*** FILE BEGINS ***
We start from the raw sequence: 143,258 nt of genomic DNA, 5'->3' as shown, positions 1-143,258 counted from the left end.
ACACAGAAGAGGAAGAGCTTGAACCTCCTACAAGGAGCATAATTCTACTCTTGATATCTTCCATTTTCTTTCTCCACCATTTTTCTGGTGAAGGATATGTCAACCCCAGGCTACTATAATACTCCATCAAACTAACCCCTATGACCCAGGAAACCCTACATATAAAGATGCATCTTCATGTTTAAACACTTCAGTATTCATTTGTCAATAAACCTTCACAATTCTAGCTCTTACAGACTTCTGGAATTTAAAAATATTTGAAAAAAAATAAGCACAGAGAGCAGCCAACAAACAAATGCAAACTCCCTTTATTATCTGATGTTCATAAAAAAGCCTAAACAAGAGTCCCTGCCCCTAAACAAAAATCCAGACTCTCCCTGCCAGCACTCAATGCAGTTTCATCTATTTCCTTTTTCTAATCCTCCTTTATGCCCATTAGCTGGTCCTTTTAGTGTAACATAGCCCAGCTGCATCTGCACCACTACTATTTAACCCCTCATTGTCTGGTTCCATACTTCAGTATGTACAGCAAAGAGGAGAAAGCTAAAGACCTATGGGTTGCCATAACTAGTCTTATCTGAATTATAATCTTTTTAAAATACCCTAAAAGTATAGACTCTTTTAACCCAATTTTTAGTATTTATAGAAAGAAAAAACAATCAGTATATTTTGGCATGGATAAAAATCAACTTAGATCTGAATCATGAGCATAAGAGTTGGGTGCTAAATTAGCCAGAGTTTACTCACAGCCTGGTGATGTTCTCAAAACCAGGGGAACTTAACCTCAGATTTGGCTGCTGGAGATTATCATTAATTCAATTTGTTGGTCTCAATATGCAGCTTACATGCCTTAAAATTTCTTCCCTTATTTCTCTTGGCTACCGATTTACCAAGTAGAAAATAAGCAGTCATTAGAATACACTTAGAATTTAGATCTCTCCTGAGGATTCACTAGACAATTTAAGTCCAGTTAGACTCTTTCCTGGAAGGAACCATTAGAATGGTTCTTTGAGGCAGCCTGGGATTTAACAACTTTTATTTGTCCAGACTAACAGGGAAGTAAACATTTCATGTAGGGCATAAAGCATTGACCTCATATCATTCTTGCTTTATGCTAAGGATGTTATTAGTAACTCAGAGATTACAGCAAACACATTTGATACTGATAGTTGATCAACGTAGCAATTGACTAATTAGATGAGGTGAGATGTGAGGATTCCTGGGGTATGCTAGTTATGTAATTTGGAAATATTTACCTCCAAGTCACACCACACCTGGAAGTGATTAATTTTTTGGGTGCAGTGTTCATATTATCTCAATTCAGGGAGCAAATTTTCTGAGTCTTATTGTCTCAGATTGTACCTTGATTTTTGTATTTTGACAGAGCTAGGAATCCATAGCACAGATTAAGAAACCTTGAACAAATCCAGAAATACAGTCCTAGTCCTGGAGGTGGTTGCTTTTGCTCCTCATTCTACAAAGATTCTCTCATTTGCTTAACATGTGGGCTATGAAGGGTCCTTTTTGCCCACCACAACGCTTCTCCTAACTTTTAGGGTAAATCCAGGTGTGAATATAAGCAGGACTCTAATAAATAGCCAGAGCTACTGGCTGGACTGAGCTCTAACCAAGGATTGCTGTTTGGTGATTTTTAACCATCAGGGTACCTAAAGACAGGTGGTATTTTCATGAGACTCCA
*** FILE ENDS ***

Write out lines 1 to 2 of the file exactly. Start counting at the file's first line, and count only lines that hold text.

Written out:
We start from the raw sequence: 143,258 nt of genomic DNA, 5'->3' as shown, positions 1-143,258 counted from the left end.
ACACAGAAGAGGAAGAGCTTGAACCTCCTACAAGGAGCATAATTCTACTCTTGATATCTTCCATTTTCTTTCTCCACCATTTTTCTGGTGAAGGATATGTCAACCCCAGGCTACTATAATACTCCATCAAACTAACCCCTATGACCCAGGAAACCCTACATATAAAGATGCATCTTCATGTTTAAACACTTCAGTATTCATTTGTCAATAAACCTTCACAATTCTAGCTCTTACAGACTTCTGGAATTTAAAAATATTTGAAAAAAAATAAGCACAGAGAGCAGCCAACAAACAAATGCAAACTCCCTTTATTATCTGATGTTCATAAAAAAGCCTAAACAAGAGTCCCTGCCCCTAAACAAAAATCCAGACTCTCCCTGCCAGCACTCAATGCAGTTTCATCTATTTCCTTTTTCTAATCCTCCTTTATGCCCATTAGCTGGTCCTTTTAGTGTAACATAGCCCAGCTGCATCTGCACCACTACTATTTAACCCCTCATTGTCTGGTTCCATACTTCAGTATGTACAGCAAAGAGGAGAAAGCTAAAGACCTATGGGTTGCCATAACTAGTCTTATCTGAATTATAATCTTTTTAAAATACCCTAAAAGTATAGACTCTTTTAACCCAATTTTTAGTATTTATAGAAAGAAAAAACAATCAGTATATTTTGGCATGGATAAAAATCAACTTAGATCTGAATCATGAGCATAAGAGTTGGGTGCTAAATTAGCCAGAGTTTACTCACAGCCTGGTGATGTTCTCAAAACCAGGGGAACTTAACCTCAGATTTGGCTGCTGGAGATTATCATTAATTCAATTTGTTGGTCTCAATATGCAGCTTACATGCCTTAAAATTTCTTCCCTTATTTCTCTTGGCTACCGATTTACCAAGTAGAAAATAAGCAGTCATTAGAATACACTTAGAATTTAGATCTCTCCTGAGGATTCACTAGACAATTTAAGTCCAGTTAGACTCTTTCCTGGAAGGAACCATTAGAATGGTTCTTTGAGGCAGCCTGGGATTTAACAACTTTTATTTGTCCAGACTAACAGGGAAGTAAACATTTCATGTAGGGCATAAAGCATTGACCTCATATCATTCTTGCTTTATGCTAAGGATGTTATTAGTAACTCAGAGATTACAGCAAACACATTTGATACTGATAGTTGATCAACGTAGCAATTGACTAATTAGATGAGGTGAGATGTGAGGATTCCTGGGGTATGCTAGTTATGTAATTTGGAAATATTTACCTCCAAGTCACACCACACCTGGAAGTGATTAATTTTTTGGGTGCAGTGTTCATATTATCTCAATTCAGGGAGCAAATTTTCTGAGTCTTATTGTCTCAGATTGTACCTTGATTTTTGTATTTTGACAGAGCTAGGAATCCATAGCACAGATTAAGAAACCTTGAACAAATCCAGAAATACAGTCCTAGTCCTGGAGGTGGTTGCTTTTGCTCCTCATTCTACAAAGATTCTCTCATTTGCTTAACATGTGGGCTATGAAGGGTCCTTTTTGCCCACCACAACGCTTCTCCTAACTTTTAGGGTAAATCCAGGTGTGAATATAAGCAGGACTCTAATAAATAGCCAGAGCTACTGGCTGGACTGAGCTCTAACCAAGGATTGCTGTTTGGTGATTTTTAACCATCAGGGTACCTAAAGACAGGTGGTATTTTCATGAGACTCCA